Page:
Seminar: 85 Years of Democratic Construction and Destruction: Thailand towards Absolutism

On June 24, 1932, the People’s Party (Khana Ratsadon) staged a bloodless coup d'état and overthrew the absolute monarchy in Thailand. "The 1932 Siamese Revolution" marked the beginning of democracy in the country. The old regime was changed into a parliamentary system and the monarchy was placed under the constitution.

Unfortunately, this democratic construction was repeatedly interrupted by the Army and by Royal intervention, with more than 12 coup d'états which were often followed by prolonged military dictatorships. Over 85 years, the country enacted 20 constitutions -  most of which were written under the direction of military dictators with an average survival rate of 4 years. During the last 45 years, Thai people have struggled for freedom and democracy against various military regimes. There have been numerous uprisings against undemocratic regimes, with the most significant occurring in October, 1973; May, 1992; and May, 2010.

In the last decade, Thailand has experienced a political and social crisis with no end in sight. This crisis is characterised by a deep divide within Thai society: supporters of democracy and opponents of the coup on one side, and anti-democracy and pro-coup groups on the other. Both sides have their own colour symbols (Red shirts and Yellow shirts). This division exists everywhere across the country and has deeply affected communities, families and individuals, undermining trust and preventing people from speaking openly about their ideas. The political struggle between these two camps has created a series of political crises that continue to this day.

The aristocrats, the conservatives, the royalists, and even some of the middle class, took the Yellow shirt side, declaring themselves against democracy and elected political parties. They called on the Army to instigate the last coup on May 22, 2014. The National Committee for Peace and Order (NCPO) not only severely violated human rights but is also attempting to destroy the largest political party, pro-democracy politicians, and people’s movements. The NCPO created the motto “Bring back happiness to the people and protect nation, religion, and king” and is attempting to establish a new regime, which would permit the military to continually control Thailand and to undermine the representative role of politicians. Thai people have been relegated from politics and have been marginalised in the civil participation in their country’s administration. The NCPO also tries to invent a unique dictatorial regime that they claim is appropriate for Thai society: “Thai democracy with sufficient economy”, which they use to demonstrate to the world that the Thai junta is not a dictatorship.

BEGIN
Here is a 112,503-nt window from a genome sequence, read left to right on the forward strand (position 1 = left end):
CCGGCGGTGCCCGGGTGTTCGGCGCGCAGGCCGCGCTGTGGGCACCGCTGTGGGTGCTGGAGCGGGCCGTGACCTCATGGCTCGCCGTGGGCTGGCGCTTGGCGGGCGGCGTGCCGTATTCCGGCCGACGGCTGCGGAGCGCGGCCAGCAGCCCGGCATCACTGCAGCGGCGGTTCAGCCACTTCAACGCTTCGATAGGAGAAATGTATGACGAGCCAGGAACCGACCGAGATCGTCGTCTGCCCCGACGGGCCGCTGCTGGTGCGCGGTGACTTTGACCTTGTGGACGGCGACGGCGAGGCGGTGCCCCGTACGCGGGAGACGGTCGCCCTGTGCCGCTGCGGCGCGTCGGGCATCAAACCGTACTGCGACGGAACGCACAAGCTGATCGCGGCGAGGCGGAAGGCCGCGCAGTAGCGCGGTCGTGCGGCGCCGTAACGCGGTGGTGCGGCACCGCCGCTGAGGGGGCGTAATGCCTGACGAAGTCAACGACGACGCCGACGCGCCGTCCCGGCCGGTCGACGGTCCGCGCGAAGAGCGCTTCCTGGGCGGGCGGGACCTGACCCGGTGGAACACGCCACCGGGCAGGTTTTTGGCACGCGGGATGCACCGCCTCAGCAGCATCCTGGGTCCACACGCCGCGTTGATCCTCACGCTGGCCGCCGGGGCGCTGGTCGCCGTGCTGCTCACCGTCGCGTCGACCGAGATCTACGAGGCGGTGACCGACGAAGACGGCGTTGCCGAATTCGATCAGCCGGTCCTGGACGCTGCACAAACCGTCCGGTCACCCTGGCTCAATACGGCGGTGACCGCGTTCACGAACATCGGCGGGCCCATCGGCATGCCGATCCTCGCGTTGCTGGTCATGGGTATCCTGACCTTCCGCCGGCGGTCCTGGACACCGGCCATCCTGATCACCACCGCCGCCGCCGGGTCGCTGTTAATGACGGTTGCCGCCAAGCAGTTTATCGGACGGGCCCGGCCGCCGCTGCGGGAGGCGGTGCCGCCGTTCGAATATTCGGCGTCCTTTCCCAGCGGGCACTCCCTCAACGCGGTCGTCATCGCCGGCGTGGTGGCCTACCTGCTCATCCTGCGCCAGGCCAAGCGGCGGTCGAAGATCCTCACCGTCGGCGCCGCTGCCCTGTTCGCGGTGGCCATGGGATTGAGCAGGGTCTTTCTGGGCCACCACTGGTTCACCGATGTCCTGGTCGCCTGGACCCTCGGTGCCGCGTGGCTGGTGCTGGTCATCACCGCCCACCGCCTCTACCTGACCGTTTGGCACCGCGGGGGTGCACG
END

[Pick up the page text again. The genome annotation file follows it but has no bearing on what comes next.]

On December 1, 2016 Crown Prince Maha Vajiralongkorn Bodindradebayavarangkun ascended the Throne and became King Rama X, the 10th monarch of the Chakri dynasty. The reign of the new king is unpredictable, but the direction seems to be towards absolutism. The Royal Service Administration Act 2017 and other interventions by King Rama X confirm this tendency.

Three years after the coup d'état, Thailand today is not only controlled by military power but also by the fear of reprisals from the absolute ‘divine’ power. Given the political repression in Thailand itself, this seminar on, "Thailand towards Absolutism" will provide a space for crucial analyses and discussions on this worrisome trend and its consequences for the country.

We hope this seminar can:

- open-up discussions on and analyse the trend towards absolutism in Thailand from the perspectives of prominent academics and professionals. The afternoon lecture will contribute to audiences inside Thailand.

Advance registration is required. Please send your request to asienhaus@asienhaus.de



09.00 – 12.00    
Thailand towards Absolutism

Panel Discussion


Gilles Ji Ungpakorn

Nicola Glass

Andrew MacGregor Marshall

Moderator: Dr Oliver Pye

12.00-13.30        Lunch at Asienhaus


13.30-16.00        King Vajiralongkorn and the future of Democracy

Speaker:             Dr. Somsak Jeamteeraskul


Advance registration is required. Please send your request to asienhaus@asienhaus.de

Veranstalter: Stiftung Asienhaus

Veranstaltungsort: Stiftung Asienhaus, Hohenzollernring 52, 50672 Köln

Details & Anfahrt: Stiftung Asienhaus

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von Südostasien-Informationsstelle / philippinenbüro / Stiftung Asienhaus